Finalist 2019



In 1999, Lisa Gorman launched her eponymous label with a fifteen piece collection. Twenty years on, Gorman is a leading fashion brand with forty-two stores across Australia and New Zealand.

Design Excellence

Artworks of five senior Mangkaja artists feature in the collaboration: Ngarralja Tommy May, Sonia Kurarra, Daisy Japulija, Mrs Rawlins and Ms Uhl.

At every level of the process, design concepts and products were presented to the Mangkaja artists for approval, including the final collection, which was approved at the board’s annual general meeting by Indigenous senior leaders.

It was vital that the agreement was created prior to any part of the design commencing, so Gorman could ensure that every aspect of the collaboration was highly considered in terms of cultural respect.  The project, in turn, was endorsed by the Art Code.

Design Impact

The collaboration has highlighted the strengths of both partners, respecting Indigenous cultural protocols at each stage, creating an opportunity to reach new audiences and economic development for Indigenous Australian artists.

A commercial-in-confidence financial agreement was made including fees for each artist's piece, and in addition, Gorman donated funds from the sales of the collection to support youth programs and further development through Mangkaja to the youth of Fitzroy, WA.

Model and Fitzroy Crossing resident, Shaniqua Shaw, is the face of the campaign and modelled alongside Indigenous models in the debut runway show at Darwin Aboriginal Art Fair.

Design Transformation

One of the most important elements of the design process was adapting the original works onto textiles. The forms in the artworks helped determine how the garment shape would transpose.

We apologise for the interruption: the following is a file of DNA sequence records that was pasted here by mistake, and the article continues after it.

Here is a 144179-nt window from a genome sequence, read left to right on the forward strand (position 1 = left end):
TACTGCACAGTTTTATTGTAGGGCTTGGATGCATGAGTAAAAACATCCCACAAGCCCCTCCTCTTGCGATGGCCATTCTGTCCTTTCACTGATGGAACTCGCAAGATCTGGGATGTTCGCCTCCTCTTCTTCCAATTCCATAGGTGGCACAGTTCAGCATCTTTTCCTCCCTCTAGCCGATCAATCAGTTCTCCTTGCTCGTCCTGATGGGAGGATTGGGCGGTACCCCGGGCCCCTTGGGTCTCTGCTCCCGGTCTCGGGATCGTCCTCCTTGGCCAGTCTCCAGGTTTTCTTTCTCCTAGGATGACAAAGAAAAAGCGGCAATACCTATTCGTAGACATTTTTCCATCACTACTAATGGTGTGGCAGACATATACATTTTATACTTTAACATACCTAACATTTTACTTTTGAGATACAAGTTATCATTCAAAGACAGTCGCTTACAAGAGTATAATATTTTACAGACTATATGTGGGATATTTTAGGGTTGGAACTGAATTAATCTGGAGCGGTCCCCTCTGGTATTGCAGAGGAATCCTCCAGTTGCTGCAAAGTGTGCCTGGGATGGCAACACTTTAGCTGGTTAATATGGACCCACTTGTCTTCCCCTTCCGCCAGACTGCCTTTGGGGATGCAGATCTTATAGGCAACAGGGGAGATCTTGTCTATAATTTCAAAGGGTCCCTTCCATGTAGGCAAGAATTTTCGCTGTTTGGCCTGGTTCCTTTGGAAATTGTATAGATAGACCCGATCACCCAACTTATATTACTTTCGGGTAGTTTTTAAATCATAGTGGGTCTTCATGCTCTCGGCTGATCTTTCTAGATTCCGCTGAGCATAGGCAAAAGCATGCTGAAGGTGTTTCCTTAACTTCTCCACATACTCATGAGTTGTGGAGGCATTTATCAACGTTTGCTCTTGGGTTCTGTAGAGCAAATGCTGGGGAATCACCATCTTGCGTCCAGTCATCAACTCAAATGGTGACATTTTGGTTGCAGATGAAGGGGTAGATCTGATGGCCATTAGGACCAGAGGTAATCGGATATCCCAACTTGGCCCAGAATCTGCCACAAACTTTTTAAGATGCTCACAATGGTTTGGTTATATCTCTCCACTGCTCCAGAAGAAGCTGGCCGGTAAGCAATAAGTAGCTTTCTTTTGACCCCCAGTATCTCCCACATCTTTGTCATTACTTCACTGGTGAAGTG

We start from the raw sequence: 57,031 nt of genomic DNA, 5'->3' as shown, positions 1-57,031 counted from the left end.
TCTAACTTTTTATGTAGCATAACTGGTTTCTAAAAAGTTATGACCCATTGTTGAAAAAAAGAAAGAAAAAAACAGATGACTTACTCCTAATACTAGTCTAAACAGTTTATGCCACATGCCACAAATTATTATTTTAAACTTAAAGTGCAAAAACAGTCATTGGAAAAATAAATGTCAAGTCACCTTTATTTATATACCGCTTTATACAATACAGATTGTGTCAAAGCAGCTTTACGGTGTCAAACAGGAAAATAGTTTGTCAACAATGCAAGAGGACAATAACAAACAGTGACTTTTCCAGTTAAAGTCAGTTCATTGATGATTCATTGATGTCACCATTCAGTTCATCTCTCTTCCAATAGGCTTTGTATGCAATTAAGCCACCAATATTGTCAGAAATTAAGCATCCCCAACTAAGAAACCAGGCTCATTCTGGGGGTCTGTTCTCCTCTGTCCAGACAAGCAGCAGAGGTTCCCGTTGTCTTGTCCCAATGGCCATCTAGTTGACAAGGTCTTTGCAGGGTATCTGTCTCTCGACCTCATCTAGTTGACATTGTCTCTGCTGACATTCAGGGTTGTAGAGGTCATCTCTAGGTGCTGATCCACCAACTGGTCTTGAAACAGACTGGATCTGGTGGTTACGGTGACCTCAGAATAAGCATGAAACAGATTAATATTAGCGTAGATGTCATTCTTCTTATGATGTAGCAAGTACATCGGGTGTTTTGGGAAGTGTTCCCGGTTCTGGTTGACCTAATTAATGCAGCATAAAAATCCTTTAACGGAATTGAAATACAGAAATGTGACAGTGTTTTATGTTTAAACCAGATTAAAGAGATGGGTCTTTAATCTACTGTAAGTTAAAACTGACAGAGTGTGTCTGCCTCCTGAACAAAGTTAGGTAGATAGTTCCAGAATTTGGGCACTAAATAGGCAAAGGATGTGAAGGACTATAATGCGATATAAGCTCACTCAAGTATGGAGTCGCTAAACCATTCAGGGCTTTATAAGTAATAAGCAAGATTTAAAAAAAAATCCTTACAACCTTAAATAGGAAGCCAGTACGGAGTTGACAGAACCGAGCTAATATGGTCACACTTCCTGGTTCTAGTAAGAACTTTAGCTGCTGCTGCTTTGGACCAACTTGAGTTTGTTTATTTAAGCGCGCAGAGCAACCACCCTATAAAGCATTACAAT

45% of the collection is made from sustainable fabrications, which include organic cotton and recycled polyester.

Manager of Mangkaja, Belinda Cook explains that Indigenous artists are masters in the field of visual arts and are excited to partner with leaders in the fashion and design field.

“The invitation from Mangkaja to collaborate was welcomed because it meant the timing was right for the artists,” Lisa Gorman.

Design Innovation

As a multi-faceted collaboration that involved an Indigenous community, Darwin Aboriginal Art Fair, the MCA, a fashion label and an international photographer, it was vital that every component of the work that was created was highly considered at every stage to deliver a fair, honest and beautiful collaboration between Indigenous and non-Indigenous people coming together to learn about each other and create new work.

Daisy Japulija, Sonia Kurrara, Mrs Rawlins and Ms Uhl exhibited their work as part of the recent ‘The National 2019: New Australian Art’ exhibition at the Museum of Contemporary Art (MCA), earlier this year.

As a follow up, Gorman worked with the MCA to formally launch the collaboration alongside Ngarralja Tommy May, with Charles Freger’s portraits of each artist on country.

Other Key Features

In documenting the collection, Lisa Gorman reached out to French photographer, Charles Fréger, known for his large series of photographic portraits highlighting the power of dress codes and costume adopted by different cultures as a means of nonverbal communication, to photograph the collaboration.

Lisa’s goal was to capture the essence of the artists’ culture, and therefore invited Charles to photograph the campaign on country, overseen by local elders.

Gorman has committed to an Indigenous artist collaboration for August 2020, due to the incredibly positive response this project has received. Lisa has been invited to present the learning’s and outcomes of this collaboration at various events and ultimately wants to encourage other designers to explore Indigenous collaborations of their own.

Related resources

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Actually Existing Edits

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ANDREW WILLIAMS ® / Universal Fashion Corporation




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